The real-estate market is taking a beating, with mortgage rates surpassing 7%.
“Rates are still rising, and will continue to rise here on out,” Christine Cooper, chief U.S. economist and managing director at CoStar Group, told MarketWatch in an interview.
But with home prices continuing to be elevated, that has really hurt affordability, she added, and pushed buyers out, which will hurt home sales.
And “it’s going to continue until we’re gonna see some price declines,” Cooper said. “And we’re seeing signs already.”
Sellers were holding out hope that the situation may improve, Ali Wolf, chief economist at Zonda Research, a housing market-research platform, told MarketWatch in an interview on the Barron’s Live podcast.
“What we’re hearing from the sellers’ side is that they definitely feel nervous that they’ve seen demand fall off,” Wolf said.
Builders and realtors initially thought that demand would slow, then recover, she added, but as rates continue to climb higher and consumers pull back, they’re seeing the writing on the wall.
In a recent survey by Fannie Mae
sentiment among home buyers dropped to the lowest level since 2011: 75% of respondents said that it’s a bad time to buy a home.
They’re saying “It’s not just a couple months, this may be a prolonged slowdown in the housing market,” Wolf said.
Will home prices drop in 2023?
Most economists are forecasting home-price appreciation to slow, and it has. Home prices, in fact, fell slightly on a month-over-month basis.
But others are increasingly talking about how they’re expecting corrections of 5% to 10%.
The median price of an existing home was $389,500, as of August, the National Association of Realtors said.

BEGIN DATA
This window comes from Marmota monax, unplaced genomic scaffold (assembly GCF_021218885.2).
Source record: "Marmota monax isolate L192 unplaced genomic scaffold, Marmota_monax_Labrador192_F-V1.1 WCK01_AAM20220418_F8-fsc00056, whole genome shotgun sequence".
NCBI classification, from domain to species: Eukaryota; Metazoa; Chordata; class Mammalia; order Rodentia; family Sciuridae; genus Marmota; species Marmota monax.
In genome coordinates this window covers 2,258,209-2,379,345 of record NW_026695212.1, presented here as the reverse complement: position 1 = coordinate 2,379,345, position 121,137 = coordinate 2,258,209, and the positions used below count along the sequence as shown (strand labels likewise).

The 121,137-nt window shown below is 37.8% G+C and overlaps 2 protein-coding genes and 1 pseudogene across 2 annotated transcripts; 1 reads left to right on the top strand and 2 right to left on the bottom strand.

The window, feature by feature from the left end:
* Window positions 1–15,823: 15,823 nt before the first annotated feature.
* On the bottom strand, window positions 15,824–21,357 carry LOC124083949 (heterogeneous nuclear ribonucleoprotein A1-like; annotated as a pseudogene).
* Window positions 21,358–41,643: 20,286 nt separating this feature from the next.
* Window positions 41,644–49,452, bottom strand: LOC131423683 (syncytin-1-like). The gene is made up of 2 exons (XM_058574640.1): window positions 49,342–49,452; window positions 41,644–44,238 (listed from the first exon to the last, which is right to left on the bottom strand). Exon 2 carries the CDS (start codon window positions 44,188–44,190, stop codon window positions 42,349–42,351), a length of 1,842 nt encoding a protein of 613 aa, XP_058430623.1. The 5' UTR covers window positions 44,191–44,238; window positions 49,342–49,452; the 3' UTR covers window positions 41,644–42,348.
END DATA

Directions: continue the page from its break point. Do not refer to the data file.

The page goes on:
Mark Zandi of Moody’s Analytics is expecting national home prices to fall 10% peak-to-trough, and by 20% if there is a recession. “Buckle in,” he wrote on Twitter
“Assuming rates remain near their current 6.5% and the economy skirts recession, then national house prices will fall almost 10% peak-to-trough,” he added. “Most of those declines will happen sooner rather than later. And house prices will fall 20% if there is a typical recession.”
— Mark Zandi, chief economist of Moody’s Analytics, on the expected fall in house prices
Ivy Zelman, CEO of Zelman & Associates, expects national home prices to fall 4% in 2023, and 5% in 2024.
One developer, Don Peebles, CEO of Peebles Corporation, is expecting home prices to fall 15 to 20% within the next 18 months, The Real Deal reported on Friday.
Goldman Sachs is expecting home prices to fall 5% to 10% from the peak.
Wolf of Zonda expects a correction of 5% to 10%.
“We think some markets will see a more dramatic drop — some of the markets that had a really massive run up,” Wolf explained. “But they don’t come down anywhere like the Great Recession.”
Parts of the country like the Coachella Valley, Salt Lake City, parts of Denver, Boise, Las Vegas, Phoenix, Austin, all saw prices rise very sharply, she added.
Cooper of CoStar said that she’s seeing prices fall not just in pandemic boomtowns but also in expensive markets like San Francisco, San Jose, San Diego, and Seattle.
“There was a belief among investors and even among the development community that prices could only go up forever,” Wolf said, “and they had to build the homes because we’re so undersupplied.”
She added that there is a “limit to what people are either willing or able to pay.”
Got thoughts on the housing market? Write to MarketWatch reporter Aarthi Swaminathan at firstname.lastname@example.org